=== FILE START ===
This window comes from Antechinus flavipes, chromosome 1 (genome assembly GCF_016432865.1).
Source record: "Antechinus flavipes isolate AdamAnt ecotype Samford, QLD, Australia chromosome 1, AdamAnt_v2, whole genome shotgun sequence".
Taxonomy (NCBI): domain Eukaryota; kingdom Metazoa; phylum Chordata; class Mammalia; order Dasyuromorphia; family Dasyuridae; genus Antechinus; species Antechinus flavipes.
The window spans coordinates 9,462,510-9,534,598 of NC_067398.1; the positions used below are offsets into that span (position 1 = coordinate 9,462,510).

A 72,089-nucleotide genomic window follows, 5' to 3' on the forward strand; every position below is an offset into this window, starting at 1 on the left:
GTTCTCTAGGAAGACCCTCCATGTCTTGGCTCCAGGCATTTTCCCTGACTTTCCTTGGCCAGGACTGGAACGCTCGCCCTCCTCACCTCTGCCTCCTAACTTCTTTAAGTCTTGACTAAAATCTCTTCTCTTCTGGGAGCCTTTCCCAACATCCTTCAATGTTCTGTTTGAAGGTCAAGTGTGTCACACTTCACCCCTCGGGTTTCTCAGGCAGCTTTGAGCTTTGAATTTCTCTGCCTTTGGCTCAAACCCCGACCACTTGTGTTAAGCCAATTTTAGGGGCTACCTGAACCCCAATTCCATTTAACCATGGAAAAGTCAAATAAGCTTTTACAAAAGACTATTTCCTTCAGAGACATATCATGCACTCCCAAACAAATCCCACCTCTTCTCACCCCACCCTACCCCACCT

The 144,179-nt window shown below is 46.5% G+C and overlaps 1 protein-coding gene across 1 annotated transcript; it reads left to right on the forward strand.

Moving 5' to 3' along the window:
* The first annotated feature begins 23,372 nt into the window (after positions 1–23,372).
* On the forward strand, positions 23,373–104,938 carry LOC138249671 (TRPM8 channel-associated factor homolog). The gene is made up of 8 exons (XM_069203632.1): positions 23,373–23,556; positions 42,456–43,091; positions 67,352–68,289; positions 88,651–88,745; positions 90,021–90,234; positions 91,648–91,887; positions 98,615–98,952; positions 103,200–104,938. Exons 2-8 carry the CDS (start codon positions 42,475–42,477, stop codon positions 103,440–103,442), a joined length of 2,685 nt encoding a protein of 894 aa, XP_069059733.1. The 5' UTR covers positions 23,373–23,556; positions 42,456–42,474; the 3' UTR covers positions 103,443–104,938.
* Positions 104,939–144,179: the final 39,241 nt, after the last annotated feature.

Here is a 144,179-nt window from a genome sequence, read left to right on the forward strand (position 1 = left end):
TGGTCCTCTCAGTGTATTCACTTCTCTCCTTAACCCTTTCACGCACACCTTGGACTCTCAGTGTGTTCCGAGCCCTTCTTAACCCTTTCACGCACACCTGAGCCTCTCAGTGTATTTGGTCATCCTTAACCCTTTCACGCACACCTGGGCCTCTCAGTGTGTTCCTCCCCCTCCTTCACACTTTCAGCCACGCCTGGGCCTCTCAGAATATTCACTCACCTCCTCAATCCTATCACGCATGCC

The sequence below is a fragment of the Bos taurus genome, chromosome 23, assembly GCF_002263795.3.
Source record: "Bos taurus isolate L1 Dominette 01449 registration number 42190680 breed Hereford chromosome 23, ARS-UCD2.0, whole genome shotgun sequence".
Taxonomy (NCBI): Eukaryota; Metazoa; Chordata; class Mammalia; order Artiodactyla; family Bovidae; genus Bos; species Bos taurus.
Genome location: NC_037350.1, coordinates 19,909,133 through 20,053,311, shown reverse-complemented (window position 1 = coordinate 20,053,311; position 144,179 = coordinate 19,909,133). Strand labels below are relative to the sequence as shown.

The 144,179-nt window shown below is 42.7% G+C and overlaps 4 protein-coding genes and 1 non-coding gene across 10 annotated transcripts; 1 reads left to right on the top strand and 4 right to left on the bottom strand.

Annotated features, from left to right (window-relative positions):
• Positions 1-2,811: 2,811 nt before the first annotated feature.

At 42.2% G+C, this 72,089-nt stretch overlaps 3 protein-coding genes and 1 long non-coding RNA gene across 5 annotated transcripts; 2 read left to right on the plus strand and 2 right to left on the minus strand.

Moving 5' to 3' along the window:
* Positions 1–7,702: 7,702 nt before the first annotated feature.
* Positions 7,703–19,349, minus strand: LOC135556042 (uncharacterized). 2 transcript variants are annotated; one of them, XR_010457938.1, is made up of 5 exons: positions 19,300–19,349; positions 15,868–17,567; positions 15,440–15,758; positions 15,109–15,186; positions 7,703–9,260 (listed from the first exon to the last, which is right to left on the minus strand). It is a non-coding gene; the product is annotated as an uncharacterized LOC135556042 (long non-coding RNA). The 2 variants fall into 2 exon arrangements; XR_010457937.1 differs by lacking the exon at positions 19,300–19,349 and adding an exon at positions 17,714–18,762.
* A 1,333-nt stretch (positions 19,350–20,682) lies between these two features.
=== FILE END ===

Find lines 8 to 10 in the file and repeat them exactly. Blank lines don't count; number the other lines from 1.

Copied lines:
Moving 5' to 3' along the window:
* The first annotated feature begins 23,372 nt into the window (after positions 1–23,372).
* On the forward strand, positions 23,373–104,938 carry LOC138249671 (TRPM8 channel-associated factor homolog). The gene is made up of 8 exons (XM_069203632.1): positions 23,373–23,556; positions 42,456–43,091; positions 67,352–68,289; positions 88,651–88,745; positions 90,021–90,234; positions 91,648–91,887; positions 98,615–98,952; positions 103,200–104,938. Exons 2-8 carry the CDS (start codon positions 42,475–42,477, stop codon positions 103,440–103,442), a joined length of 2,685 nt encoding a protein of 894 aa, XP_069059733.1. The 5' UTR covers positions 23,373–23,556; positions 42,456–42,474; the 3' UTR covers positions 103,443–104,938.